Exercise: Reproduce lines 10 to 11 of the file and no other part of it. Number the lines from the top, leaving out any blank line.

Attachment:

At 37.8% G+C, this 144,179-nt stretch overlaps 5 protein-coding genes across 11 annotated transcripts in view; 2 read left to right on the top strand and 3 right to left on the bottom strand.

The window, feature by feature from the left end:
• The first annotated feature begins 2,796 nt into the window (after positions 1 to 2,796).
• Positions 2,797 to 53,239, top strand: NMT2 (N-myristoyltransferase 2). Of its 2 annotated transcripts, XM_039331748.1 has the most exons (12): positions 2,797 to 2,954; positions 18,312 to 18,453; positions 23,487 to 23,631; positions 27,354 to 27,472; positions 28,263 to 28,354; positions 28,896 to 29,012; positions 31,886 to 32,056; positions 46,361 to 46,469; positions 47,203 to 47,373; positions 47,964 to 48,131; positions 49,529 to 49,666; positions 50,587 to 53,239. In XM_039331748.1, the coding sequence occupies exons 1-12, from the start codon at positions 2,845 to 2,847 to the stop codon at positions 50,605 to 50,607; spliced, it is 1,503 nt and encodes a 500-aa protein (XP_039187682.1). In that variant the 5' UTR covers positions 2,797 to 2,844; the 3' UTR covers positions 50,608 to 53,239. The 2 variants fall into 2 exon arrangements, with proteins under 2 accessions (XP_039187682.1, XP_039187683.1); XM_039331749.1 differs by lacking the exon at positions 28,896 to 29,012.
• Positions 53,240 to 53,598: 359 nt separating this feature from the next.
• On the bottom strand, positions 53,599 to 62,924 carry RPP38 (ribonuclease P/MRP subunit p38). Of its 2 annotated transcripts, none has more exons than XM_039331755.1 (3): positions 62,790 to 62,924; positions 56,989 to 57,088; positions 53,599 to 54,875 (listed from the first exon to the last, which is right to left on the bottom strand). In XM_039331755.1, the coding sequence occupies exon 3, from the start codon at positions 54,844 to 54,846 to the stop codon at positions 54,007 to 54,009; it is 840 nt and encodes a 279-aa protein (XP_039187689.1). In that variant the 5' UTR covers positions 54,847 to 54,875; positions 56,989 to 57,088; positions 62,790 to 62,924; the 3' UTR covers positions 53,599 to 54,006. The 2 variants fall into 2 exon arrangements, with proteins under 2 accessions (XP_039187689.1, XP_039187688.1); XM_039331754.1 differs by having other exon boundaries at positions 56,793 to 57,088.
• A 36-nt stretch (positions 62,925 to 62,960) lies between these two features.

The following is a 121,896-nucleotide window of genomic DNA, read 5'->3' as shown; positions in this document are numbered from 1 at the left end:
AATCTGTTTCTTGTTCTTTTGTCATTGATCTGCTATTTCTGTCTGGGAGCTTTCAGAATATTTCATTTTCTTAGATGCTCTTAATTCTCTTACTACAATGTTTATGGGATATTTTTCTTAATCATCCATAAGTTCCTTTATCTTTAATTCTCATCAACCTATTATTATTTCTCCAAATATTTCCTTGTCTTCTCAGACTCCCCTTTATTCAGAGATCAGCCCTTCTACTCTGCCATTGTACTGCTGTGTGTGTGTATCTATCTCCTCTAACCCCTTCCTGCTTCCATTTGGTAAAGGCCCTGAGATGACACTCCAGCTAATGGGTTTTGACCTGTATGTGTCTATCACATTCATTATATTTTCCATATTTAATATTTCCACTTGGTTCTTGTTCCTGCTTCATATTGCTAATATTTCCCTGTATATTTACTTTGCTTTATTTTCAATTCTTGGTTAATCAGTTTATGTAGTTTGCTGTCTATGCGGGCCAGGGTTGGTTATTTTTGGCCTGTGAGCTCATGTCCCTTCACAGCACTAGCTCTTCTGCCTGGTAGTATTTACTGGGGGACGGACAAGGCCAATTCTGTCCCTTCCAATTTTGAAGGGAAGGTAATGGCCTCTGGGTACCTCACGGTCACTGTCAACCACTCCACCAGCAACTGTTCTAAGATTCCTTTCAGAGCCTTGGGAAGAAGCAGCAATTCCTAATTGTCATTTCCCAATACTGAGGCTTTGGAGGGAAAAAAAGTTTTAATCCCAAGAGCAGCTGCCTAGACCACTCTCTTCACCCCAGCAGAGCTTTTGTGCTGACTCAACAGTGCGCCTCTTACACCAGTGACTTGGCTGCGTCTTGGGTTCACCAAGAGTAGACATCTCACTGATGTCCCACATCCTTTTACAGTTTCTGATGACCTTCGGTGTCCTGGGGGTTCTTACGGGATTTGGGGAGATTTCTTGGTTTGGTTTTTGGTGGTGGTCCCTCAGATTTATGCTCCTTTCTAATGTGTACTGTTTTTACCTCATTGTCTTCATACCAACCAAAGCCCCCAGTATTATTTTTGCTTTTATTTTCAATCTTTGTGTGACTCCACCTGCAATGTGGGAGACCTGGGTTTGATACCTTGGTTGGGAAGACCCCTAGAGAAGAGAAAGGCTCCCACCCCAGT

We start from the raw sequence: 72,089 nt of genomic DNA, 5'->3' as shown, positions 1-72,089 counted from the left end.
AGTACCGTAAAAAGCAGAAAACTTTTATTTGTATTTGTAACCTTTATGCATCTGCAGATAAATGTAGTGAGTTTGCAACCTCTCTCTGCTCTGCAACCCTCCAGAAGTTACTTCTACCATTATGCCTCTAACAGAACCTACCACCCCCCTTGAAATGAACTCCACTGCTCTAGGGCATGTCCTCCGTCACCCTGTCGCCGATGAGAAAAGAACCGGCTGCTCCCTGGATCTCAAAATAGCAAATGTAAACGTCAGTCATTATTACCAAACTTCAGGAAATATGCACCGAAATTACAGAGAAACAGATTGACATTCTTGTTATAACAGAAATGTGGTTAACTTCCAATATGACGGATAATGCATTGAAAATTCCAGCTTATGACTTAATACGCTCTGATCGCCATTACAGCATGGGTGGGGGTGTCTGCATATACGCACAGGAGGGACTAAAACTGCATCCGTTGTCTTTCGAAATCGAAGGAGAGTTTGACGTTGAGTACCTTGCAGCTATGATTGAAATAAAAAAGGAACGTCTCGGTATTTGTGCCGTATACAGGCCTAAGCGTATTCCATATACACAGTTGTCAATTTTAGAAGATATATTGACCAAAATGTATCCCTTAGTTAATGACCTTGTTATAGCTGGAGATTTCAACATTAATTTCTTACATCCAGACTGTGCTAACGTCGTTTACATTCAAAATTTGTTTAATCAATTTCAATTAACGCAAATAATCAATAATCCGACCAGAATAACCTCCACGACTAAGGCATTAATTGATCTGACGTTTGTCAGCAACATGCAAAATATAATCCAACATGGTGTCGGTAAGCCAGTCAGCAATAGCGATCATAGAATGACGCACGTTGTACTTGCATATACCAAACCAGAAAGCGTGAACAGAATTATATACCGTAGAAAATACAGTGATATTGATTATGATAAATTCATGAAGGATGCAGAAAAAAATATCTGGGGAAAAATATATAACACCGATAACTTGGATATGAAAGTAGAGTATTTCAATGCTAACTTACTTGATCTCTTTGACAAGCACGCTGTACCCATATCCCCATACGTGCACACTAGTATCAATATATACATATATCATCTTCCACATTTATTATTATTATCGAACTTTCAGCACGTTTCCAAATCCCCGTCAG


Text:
We start from the raw sequence: 72,089 nt of genomic DNA, 5'->3' as shown, positions 1-72,089 counted from the left end.
AGTACCGTAAAAAGCAGAAAACTTTTATTTGTATTTGTAACCTTTATGCATCTGCAGATAAATGTAGTGAGTTTGCAACCTCTCTCTGCTCTGCAACCCTCCAGAAGTTACTTCTACCATTATGCCTCTAACAGAACCTACCACCCCCCTTGAAATGAACTCCACTGCTCTAGGGCATGTCCTCCGTCACCCTGTCGCCGATGAGAAAAGAACCGGCTGCTCCCTGGATCTCAAAATAGCAAATGTAAACGTCAGTCATTATTACCAAACTTCAGGAAATATGCACCGAAATTACAGAGAAACAGATTGACATTCTTGTTATAACAGAAATGTGGTTAACTTCCAATATGACGGATAATGCATTGAAAATTCCAGCTTATGACTTAATACGCTCTGATCGCCATTACAGCATGGGTGGGGGTGTCTGCATATACGCACAGGAGGGACTAAAACTGCATCCGTTGTCTTTCGAAATCGAAGGAGAGTTTGACGTTGAGTACCTTGCAGCTATGATTGAAATAAAAAAGGAACGTCTCGGTATTTGTGCCGTATACAGGCCTAAGCGTATTCCATATACACAGTTGTCAATTTTAGAAGATATATTGACCAAAATGTATCCCTTAGTTAATGACCTTGTTATAGCTGGAGATTTCAACATTAATTTCTTACATCCAGACTGTGCTAACGTCGTTTACATTCAAAATTTGTTTAATCAATTTCAATTAACGCAAATAATCAATAATCCGACCAGAATAACCTCCACGACTAAGGCATTAATTGATCTGACGTTTGTCAGCAACATGCAAAATATAATCCAACATGGTGTCGGTAAGCCAGTCAGCAATAGCGATCATAGAATGACGCACGTTGTACTTGCATATACCAAACCAGAAAGCGTGAACAGAATTATATACCGTAGAAAATACAGTGATATTGATTATGATAAATTCATGAAGGATGCAGAAAAAAATATCTGGGGAAAAATATATAACACCGATAACTTGGATATGAAAGTAGAGTATTTCAATGCTAACTTACTTGATCTCTTTGACAAGCACGCTGTACCCATATCCCCATACGTGCACACTAGTATCAATATATACATATATCATCTTCCACATTTATTATTATTATCGAACTTTCAGCACGTTTCCAAATCCCCGTCAG